This talk discussed existing methods of well-being measurement in MDD and the limitations of these. It demonstrated the usefulness of state-level, momentary measures such as the Experience Sampling Method (ESM) in elucidating the dynamic nature of the disorder. Finally, the results of a new ESM study which measured diurnal patterns of affect and key MDD symptoms in an Irish sample of severely depressed psychiatric patients was presented. The clinical implications of such intra / inter-day conceptualisations of MDD were discussed; specifically, how they may advance our understanding of depression both in terms of mechanism of action and therapeutic manipulation.

11.00-11.30: Hilda Osafo Hounkpatin (University of Manchester):
Title: "Does it matter how we measure well-being? Implications for the income and happiness literature?" (with Christopher Boyce, Alex Wood and Graham Dunn).

Research on the association between income and well-being has often focussed on subjective well-being measures such as life satisfaction. While life satisfaction has been theoretically and empirically associated with income, we argue that income may not relate to other domains of well-being, such as psychological needs. We explore the association between income and a broad range of subjective and psychological well-being (PWB) measures. 

We find that income is significantly associated with self-reports of life satisfaction and environmental mastery, but not with PWB measures such as personal growth and purpose in life, suggesting that increases in income may not improve overall well-being. These findings highlight the importance of distinguishing between the different well-being domains when examining predictors of well-being and further suggest the need for alternative quality of life indicators besides income. We provide evidence for the use of personality measures as more fitting indicators of well-being as changes in personality measures are associated with changes in a broad range of well-being measures, and more strongly related to well-being than income and demographic factors together. Altogether this research suggests that income is not associated with overall well-being and other indicators such as personality measures may serve as more adequate markers of national progress.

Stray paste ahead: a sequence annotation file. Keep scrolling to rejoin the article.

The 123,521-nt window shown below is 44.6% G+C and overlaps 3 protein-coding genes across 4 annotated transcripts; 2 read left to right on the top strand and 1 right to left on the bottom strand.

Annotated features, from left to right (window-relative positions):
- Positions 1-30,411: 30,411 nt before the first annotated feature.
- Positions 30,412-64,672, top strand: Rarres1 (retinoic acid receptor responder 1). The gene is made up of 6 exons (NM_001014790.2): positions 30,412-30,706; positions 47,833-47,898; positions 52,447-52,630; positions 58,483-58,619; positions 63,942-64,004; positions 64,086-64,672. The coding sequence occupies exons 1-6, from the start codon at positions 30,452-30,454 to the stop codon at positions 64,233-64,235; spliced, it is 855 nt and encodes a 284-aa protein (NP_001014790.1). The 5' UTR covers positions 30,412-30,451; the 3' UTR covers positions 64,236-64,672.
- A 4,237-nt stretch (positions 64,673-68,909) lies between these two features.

11.30-12.00: Christine O'Farrelly (University College Dublin):
Title: "Investigating the impact of a home visiting programme on self-reported and psychophysiological indices of parental stress" (with Michael Daly, Liam Delaney, Orla Doyle, Nick Fitzpatrick and Judy Lovett).
Note: The Preparing for Life project is described in detail here and the presentation slides are available here

Prolonged exposure to stress and poor well-being can have detrimental effects on health, labour market and social outcomes. Thus identifying effective interventions which can mitigate these negative consequences is a key public health and policy concern. This study examines the impact of an Irish early childhood programme on parental stress and well-being utilising multiple measurement techniques including a self-report standardised measure of parenting stress, an adapted day reconstruction method which charts emotional responses to activities, self-reported life satisfaction and mood, and wrist-mounted ambulatory measurements of electrodermal activity. Utilising multiple measures allows us to elicit treatment effects on positive and negatives aspects of well-being in order to yield a more comprehensive understanding of which dimensions of well-being may be amenable to change through social intervention.